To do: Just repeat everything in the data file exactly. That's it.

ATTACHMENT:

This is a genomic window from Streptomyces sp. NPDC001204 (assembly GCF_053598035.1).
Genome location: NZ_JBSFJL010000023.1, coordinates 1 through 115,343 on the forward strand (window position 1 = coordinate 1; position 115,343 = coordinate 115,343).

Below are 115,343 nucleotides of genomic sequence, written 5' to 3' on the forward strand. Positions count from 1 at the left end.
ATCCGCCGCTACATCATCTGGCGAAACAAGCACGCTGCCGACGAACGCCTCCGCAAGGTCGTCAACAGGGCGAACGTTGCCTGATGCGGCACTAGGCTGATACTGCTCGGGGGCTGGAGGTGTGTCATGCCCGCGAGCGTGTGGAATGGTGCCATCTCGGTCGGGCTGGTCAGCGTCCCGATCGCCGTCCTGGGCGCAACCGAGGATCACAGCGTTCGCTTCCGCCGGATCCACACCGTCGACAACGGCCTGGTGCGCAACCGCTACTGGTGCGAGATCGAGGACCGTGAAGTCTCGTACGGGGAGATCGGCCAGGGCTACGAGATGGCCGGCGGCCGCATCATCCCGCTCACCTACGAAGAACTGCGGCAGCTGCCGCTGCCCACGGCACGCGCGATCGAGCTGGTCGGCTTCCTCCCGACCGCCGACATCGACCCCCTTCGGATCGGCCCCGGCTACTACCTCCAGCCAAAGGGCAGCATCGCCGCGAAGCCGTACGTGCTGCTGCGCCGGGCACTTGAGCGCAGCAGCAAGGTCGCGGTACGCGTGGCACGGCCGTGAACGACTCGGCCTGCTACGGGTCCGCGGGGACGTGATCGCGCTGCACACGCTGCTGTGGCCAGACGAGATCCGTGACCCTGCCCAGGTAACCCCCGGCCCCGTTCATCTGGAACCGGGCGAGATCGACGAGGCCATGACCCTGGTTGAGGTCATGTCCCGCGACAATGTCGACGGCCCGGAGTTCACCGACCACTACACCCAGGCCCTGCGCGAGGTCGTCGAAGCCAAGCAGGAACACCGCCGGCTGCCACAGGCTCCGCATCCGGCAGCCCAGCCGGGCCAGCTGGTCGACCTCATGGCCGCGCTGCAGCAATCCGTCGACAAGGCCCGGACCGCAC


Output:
This is a genomic window from Streptomyces sp. NPDC001204 (assembly GCF_053598035.1).
Genome location: NZ_JBSFJL010000023.1, coordinates 1 through 115,343 on the forward strand (window position 1 = coordinate 1; position 115,343 = coordinate 115,343).

Below are 115,343 nucleotides of genomic sequence, written 5' to 3' on the forward strand. Positions count from 1 at the left end.
ATCCGCCGCTACATCATCTGGCGAAACAAGCACGCTGCCGACGAACGCCTCCGCAAGGTCGTCAACAGGGCGAACGTTGCCTGATGCGGCACTAGGCTGATACTGCTCGGGGGCTGGAGGTGTGTCATGCCCGCGAGCGTGTGGAATGGTGCCATCTCGGTCGGGCTGGTCAGCGTCCCGATCGCCGTCCTGGGCGCAACCGAGGATCACAGCGTTCGCTTCCGCCGGATCCACACCGTCGACAACGGCCTGGTGCGCAACCGCTACTGGTGCGAGATCGAGGACCGTGAAGTCTCGTACGGGGAGATCGGCCAGGGCTACGAGATGGCCGGCGGCCGCATCATCCCGCTCACCTACGAAGAACTGCGGCAGCTGCCGCTGCCCACGGCACGCGCGATCGAGCTGGTCGGCTTCCTCCCGACCGCCGACATCGACCCCCTTCGGATCGGCCCCGGCTACTACCTCCAGCCAAAGGGCAGCATCGCCGCGAAGCCGTACGTGCTGCTGCGCCGGGCACTTGAGCGCAGCAGCAAGGTCGCGGTACGCGTGGCACGGCCGTGAACGACTCGGCCTGCTACGGGTCCGCGGGGACGTGATCGCGCTGCACACGCTGCTGTGGCCAGACGAGATCCGTGACCCTGCCCAGGTAACCCCCGGCCCCGTTCATCTGGAACCGGGCGAGATCGACGAGGCCATGACCCTGGTTGAGGTCATGTCCCGCGACAATGTCGACGGCCCGGAGTTCACCGACCACTACACCCAGGCCCTGCGCGAGGTCGTCGAAGCCAAGCAGGAACACCGCCGGCTGCCACAGGCTCCGCATCCGGCAGCCCAGCCGGGCCAGCTGGTCGACCTCATGGCCGCGCTGCAGCAATCCGTCGACAAGGCCCGGACCGCAC